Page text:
Taking 3D printing technology to a whole new level, researchers at Columbia University in New York have successfully 3D-printed an edible cheesecake, according to a CNN report. The team produced a seven-ingredient vegan cheesecake that was assembled and cooked entirely by a 3D-printing machine, that too in under 30 minutes. The study was published Tuesday in the journal NPJ Science of Food.
Notably, 3D-printed food has been a reality for nearly two decades but has been limited only to a small number of uncooked ingredients that lead to unappetising dishes.
To make the 3D-printed peanut butter-banana cheesecake, all the ingredients had to be converted into paste-like substances. The base of the cake is graham crackers and the layers consist of peanut butter, Nutella, cherry drizzle, banana puree, strawberry jelly and whipped cream. All seven ingredients were stuffed into the 3D printer and then printed out in layers into the shape of a slice of cheesecake, as per CBS News.
Our @MechCU researchers @blutinger and @hodlipson worked with @CooperNutrition to explore the benefits and drawbacks of 3D-printed food technology and the future landscape of our kitchens. https://t.co/RykD3ef6HL@ColumbiaScience@Columbiapic.twitter.com/HxdoI4yfBh— Columbia Engineering (@CUSEAS) March 21, 2023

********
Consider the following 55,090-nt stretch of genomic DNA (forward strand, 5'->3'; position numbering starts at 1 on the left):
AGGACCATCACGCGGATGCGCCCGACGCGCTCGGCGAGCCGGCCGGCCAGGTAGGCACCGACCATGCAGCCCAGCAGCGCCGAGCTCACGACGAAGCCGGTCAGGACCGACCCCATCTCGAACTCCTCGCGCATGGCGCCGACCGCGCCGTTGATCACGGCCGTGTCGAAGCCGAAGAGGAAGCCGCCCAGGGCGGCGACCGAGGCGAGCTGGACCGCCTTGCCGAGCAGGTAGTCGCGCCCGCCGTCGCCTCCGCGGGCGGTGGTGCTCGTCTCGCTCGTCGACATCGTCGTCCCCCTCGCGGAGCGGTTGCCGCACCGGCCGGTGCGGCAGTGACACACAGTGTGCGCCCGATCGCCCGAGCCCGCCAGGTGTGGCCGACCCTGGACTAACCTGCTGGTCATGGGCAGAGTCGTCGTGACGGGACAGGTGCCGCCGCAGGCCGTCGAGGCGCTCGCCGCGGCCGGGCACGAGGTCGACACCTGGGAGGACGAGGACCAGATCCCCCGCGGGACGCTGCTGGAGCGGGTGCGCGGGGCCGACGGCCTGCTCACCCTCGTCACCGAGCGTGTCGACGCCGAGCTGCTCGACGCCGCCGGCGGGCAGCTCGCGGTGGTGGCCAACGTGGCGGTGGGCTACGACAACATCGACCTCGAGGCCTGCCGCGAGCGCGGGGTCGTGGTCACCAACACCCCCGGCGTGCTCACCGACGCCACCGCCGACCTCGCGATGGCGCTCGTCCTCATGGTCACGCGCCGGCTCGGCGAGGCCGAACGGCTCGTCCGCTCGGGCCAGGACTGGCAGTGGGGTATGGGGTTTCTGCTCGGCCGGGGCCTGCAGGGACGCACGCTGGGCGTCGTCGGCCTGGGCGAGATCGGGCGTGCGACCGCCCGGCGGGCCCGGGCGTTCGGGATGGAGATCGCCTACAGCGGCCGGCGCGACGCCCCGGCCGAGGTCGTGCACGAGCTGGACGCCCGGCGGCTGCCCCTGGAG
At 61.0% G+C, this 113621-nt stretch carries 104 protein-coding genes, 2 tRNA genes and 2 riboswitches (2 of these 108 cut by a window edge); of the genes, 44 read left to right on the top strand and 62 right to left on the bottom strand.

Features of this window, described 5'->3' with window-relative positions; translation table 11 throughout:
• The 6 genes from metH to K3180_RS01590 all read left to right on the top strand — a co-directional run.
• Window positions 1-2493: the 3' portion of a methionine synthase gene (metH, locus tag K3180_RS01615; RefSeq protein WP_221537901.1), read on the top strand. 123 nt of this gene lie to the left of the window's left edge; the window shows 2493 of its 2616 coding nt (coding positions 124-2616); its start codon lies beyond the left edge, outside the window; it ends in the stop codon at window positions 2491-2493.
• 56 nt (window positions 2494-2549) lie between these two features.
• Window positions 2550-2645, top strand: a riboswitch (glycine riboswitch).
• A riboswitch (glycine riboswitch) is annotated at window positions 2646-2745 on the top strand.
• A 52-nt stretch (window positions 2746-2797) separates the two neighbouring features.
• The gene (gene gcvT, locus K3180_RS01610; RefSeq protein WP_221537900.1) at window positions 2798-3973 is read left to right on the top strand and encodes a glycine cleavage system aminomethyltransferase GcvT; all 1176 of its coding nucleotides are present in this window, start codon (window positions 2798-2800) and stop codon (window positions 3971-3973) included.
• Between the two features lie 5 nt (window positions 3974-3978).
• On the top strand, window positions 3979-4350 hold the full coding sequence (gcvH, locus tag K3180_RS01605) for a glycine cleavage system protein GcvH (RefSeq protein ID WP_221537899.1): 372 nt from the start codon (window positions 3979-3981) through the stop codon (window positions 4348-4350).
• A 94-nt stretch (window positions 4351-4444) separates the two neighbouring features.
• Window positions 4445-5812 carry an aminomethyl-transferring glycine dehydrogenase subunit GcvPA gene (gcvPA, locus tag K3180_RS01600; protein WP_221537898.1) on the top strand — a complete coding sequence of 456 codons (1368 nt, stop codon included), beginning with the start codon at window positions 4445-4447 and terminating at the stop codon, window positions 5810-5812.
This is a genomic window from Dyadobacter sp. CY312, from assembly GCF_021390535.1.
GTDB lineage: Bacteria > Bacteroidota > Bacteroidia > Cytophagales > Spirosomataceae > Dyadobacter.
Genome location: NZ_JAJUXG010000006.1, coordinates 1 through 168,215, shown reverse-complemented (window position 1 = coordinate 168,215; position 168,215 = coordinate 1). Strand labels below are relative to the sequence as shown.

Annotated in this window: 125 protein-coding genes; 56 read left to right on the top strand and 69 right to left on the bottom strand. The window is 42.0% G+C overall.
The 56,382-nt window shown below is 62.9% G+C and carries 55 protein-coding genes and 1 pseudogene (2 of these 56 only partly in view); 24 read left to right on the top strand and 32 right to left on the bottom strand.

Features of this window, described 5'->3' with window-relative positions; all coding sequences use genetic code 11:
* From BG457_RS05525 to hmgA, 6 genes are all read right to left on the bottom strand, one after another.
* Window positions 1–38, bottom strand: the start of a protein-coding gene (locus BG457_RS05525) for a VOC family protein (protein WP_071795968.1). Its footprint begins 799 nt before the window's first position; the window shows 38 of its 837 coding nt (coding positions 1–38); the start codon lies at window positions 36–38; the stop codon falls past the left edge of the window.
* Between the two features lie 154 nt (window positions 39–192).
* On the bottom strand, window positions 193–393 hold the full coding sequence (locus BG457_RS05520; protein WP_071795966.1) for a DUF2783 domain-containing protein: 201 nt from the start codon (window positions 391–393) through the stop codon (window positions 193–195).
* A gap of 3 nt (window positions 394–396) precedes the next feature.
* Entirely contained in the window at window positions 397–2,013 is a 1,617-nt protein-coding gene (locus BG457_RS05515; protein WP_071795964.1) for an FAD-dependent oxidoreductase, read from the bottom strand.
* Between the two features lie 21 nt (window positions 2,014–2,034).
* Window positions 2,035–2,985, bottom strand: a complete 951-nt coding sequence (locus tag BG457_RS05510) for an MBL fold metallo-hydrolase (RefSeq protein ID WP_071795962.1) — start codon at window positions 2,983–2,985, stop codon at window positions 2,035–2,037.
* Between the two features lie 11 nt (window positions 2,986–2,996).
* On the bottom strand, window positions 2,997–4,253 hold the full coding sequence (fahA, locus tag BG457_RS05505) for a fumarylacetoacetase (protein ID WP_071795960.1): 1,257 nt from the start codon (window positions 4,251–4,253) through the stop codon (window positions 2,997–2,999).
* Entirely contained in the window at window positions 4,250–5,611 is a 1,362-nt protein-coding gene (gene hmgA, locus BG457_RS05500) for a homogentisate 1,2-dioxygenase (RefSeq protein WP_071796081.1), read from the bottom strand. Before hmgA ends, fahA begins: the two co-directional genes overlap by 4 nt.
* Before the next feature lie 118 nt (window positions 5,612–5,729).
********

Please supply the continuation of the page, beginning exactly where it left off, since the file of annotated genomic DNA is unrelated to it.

It took the team seven attempts before the system created the final cheesecake. Meanwhile, the team has not shared how the cheesecake tastes, only that it is vegan.
Lead author Jonathan Blutinger said, ''Because 3D food printing is still a nascent technology, it needs an ecosystem of supporting industries such as food cartridge manufacturers, downloadable recipe files, and an environment in which to create and share these recipes. Its customizability makes it particularly practical for the plant-based meat market, where texture and flavor need to be carefully formulated to mimic real meats.''
''The cheesecake is the best thing we can showcase right now, but the printer can do a whole lot more. We can print chicken, beef, vegetables, and cheese. Anything that can be turned into a paste, liquid, or powder,'' Mr Blutinger told The Guardian.
Scientists are hopeful that once mastered, 3D printing could replace conventional cooking, allowing food to be tailored to the nutritional needs of children, athletes or those on dietary restrictions.
''Printing food has additional benefits and with more emphasis on food safety following COVID-19, food prepared with less human handling may lower the risk of foodborne illness and disease transmission,'' the study said. Food created by 3D printers could also have an extended shelf life and could reduce food waste, researchers noted.
''3D food printing will still turn out processed foods, but perhaps the silver lining will be, for some people, better control and tailoring of personalised nutrition. It may also be useful in making food more appealing to those with swallowing disorders by mimicking the shapes of real foods with the pureed texture foods that these patients require,'' Christen Cooper from Pace University, who also worked on the new paper said.